“I think some of it is structural racism in the country, the legacy of racism in the country,” Lawless says, further citing concerns about access to quality legal services and implicit bias as other factors to consider. “There’s a lot of different factors here. It’s not just one thing. There’s not just one easy solution.”
In addition to the racial component, Foohey says that regional discrepancies also exist, with people in the South more likely to file for Chapter 13.
“There’s no true financial reason why,” Foohey says. “In fact, it has long been accounted for by something called local legal culture, which is the influence of attorneys year over year in that area pushing one chapter versus the other chapter.”
More Data, More Solutions
Despite the mountain of evidence on the consumer side and the growing evidence on the commercial side, there has not been much done to combat the issue of racial discrepancies in bankruptcy. However, that doesn’t mean there aren’t ideas on how to resolve some of these disparities. One of the simplest would be to use Chapter 13 less or to simply eliminate chapter choice entirely.
“There’s evidence from northern districts that people with homes can do just as well in Chapter 7 as Chapter 13,” Foohey says, noting that attorneys, trustees and bankruptcy judges need to take a more active role in advising filers to opt for Chapter 7. In addition, Foohey argues that allowing for a “no money down” approach for Chapter 7 would make it more appealing. The American Bankruptcy Institute has supported these measures, as well as the call for more expansive collection of demographic data in bankruptcy at both the consumer and commercial level.
“We always call for that,” Foohey says. “We call for it in every paper since the beginning of time.”
For Foohey’s research on nonprofits, she has to personally gather race-related data for each entity that files, which requires her to reach out to pastors to confirm the racial makeup of congregations. Having that data more readily available would allow for a deeper examination of how race relates to bankruptcy and for a better look at how bankruptcy affects all races and ethnicities. This, in turn, would make it easier to expose the racial discrepancies within the bankruptcy system and provide a better indication of how those issues can be solved, especially on the commercial side.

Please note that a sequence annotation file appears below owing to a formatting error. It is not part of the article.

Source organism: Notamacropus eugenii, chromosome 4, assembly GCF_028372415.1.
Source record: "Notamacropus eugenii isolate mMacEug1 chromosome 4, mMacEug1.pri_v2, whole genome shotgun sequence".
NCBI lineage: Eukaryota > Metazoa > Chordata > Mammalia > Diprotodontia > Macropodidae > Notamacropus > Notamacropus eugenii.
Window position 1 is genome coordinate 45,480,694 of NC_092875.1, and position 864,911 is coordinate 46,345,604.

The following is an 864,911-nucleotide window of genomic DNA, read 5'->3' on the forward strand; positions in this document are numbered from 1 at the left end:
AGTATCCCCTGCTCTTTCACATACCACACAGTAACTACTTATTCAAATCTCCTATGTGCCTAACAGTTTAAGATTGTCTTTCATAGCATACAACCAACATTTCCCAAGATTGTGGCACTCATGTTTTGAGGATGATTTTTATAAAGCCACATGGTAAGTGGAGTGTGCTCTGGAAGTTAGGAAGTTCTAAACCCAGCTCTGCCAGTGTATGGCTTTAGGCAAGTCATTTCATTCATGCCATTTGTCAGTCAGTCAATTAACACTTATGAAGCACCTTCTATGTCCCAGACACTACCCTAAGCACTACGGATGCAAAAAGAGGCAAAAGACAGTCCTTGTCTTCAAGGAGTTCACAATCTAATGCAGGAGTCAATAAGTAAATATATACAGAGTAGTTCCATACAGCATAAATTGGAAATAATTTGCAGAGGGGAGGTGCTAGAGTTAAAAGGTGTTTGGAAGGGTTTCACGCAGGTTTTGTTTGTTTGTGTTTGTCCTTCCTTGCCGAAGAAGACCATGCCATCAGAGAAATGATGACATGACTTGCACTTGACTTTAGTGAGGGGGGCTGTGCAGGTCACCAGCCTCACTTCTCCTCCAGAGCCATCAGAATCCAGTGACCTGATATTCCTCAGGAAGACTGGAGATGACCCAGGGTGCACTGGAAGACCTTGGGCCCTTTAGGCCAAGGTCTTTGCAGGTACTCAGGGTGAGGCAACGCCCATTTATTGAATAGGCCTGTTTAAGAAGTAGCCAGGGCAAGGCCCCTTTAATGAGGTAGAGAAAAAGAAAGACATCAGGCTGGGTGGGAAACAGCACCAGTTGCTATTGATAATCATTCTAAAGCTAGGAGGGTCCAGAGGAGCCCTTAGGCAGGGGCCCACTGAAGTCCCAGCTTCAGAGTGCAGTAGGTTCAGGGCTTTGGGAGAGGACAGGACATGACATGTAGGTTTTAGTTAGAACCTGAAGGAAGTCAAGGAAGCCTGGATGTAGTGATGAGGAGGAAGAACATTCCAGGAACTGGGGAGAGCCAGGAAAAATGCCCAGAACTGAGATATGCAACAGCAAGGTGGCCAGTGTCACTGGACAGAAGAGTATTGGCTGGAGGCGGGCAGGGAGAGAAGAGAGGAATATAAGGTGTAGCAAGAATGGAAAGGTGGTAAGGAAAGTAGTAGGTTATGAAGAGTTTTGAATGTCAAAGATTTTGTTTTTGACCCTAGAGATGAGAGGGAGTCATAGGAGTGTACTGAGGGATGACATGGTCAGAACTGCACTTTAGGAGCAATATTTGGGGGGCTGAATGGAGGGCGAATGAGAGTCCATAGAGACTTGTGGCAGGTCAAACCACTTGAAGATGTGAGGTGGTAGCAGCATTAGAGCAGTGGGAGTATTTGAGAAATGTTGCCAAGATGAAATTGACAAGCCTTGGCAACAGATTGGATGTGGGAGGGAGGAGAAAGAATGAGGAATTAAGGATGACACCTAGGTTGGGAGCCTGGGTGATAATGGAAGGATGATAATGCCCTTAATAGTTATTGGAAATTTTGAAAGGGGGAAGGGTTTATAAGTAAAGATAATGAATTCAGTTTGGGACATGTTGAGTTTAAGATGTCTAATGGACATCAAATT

“I absolutely think that the bankruptcy system should be collecting demographic data on people who filed bankruptcy,” Lawless says. “I think it’d be very easy for the courts to do that, to implement, to do some data collection on demographics.”
Some of the elements on the consumer side could be addressed as part of the Consumer Bankruptcy Reform Act of 2020, which Senators Elizabeth Warren (D-MA) and Jerrold Nadler (D-NY) brought to the U.S. Senate in December. However, concrete initiatives to address the commercial side are lacking, especially without the type of data available at the consumer level.
Despite this, Foohey and Lawless believe that based on what we know about consumer bankruptcy and what Foohey has unearthed in the nonprofit sector, there is no reason to believe that the racial divide in bankruptcy is a purely consumer-level issue. In addition, it also may be telling about the actual financing minority-owned businesses receive.
“It would suggest that it’s worth exploring whether there’s disparities in the terms of credit extended to minority-owned businesses,” Foohey says.
“I don’t know [if] there are data that specifically address racial disparities in small business lending or small business workouts, but I also have no reason to think that they are any different than any other part of our society,” Lawless says.
Phil Neuffer is managing editor of ABF Journal.